The communications of editors, reporters, and administrative staff were compromised by almost constant and remotely generated infections without the knowledge of those targeted or any need for them to click on a fraudulent link. This intrusion method is known as “FORCEDENTRY,” an exploit mentioned in the plaintiffs’ complaint. “Their cell phones were hacked remotely and covertly,” said DeCell.
Citizen Lab and Access Now’s exhaustive analysis offered precise information on the days and duration of the Pegasus attacks. In the most extreme case, that of journalist Carlos Martínez, the infections of his phone lasted at least 269 days. Others like that of journalist Gabriel Labrador, exceeded 100 days.
The researchers found a close correlation, as also noted in the complaint, between the days that each journalist was targeted and their investigative work, like reporting into the Bukele administration’s covert gang negotiations or the implementation of bitcoin. “Many of the attacks occurred while they were communicating with confidential sources, including U.S. Embassy officials, and while they were informing the public on abuses committed by the Salvadoran government,” said DeCell, adding that the case of EL Faro could be considered “one of the most deliberate, sustained, and highly-sophisticated spyware attacks to date.”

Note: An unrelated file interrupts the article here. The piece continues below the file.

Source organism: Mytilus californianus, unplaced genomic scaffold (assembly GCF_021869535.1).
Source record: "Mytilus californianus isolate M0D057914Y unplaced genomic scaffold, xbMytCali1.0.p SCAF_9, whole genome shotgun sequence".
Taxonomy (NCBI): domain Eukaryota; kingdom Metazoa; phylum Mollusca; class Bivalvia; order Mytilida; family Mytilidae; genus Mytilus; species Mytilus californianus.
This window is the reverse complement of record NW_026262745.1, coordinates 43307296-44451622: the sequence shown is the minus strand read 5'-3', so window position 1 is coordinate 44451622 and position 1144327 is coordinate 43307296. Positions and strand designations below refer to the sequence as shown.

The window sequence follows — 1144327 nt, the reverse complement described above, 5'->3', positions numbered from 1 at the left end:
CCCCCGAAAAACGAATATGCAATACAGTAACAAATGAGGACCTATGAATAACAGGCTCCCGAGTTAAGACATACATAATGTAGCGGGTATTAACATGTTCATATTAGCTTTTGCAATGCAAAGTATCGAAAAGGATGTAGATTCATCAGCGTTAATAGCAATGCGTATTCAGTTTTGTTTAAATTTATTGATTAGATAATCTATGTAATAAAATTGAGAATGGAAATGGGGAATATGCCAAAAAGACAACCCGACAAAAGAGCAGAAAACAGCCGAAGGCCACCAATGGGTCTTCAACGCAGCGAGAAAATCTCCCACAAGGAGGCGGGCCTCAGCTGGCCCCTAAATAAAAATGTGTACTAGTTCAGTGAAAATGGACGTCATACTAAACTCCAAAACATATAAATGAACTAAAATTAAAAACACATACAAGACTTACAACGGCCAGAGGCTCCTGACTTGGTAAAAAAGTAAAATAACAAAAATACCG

NSO argues that it only sells Pegasus to governments and their respective security agencies, though the Salvadoran government has denied having purchased a license to operate the product. In February, one month after the revelations, the Salvadoran President’s Office sponsored legal reforms to create “undercover digital agents” who would become a sort of digital patrol using “information technology programs” to obtain information for use in criminal investigations. Civil society organizations denounced the bill as an effort to “legalize spyware.”
The suit against NSO, according to the director of El Faro, is the next step in denouncing the espionage against journalists given the non-response from the Salvadoran government. “NSO is the company responsible for this spying against journalists and human rights defenders around the world and we want them to take responsibility for it, transparently informing the public when their programs have been wrongfully used. It puts us at risk and violates citizens’ right to be informed,” said Dada.
DeCell says that another objective of the lawsuit is to change the behavior of companies in the spyware industry. “The producers of spyware who participate in the persecution of journalists should not be allowed to operate with impunity,” she asserted, echoing the position of prominent rights groups like Amnesty International and challenging the assertion of an industry that, under the argument of “combating crime,” generates revenue from human rights violations and attacks and persecution of dissident voices and journalists.
Dada says that the suit communicates to companies like NSO that attacks against press freedom have consequences. “I’d like to believe that if more cases are opened in other parts of the world against these firms they would think twice before permitting their products to be used [to attack journalists].” He added, “As journalists and as private citizens, we will continue striving to defend our rights that have been violated by the most invasive spying system in the world.”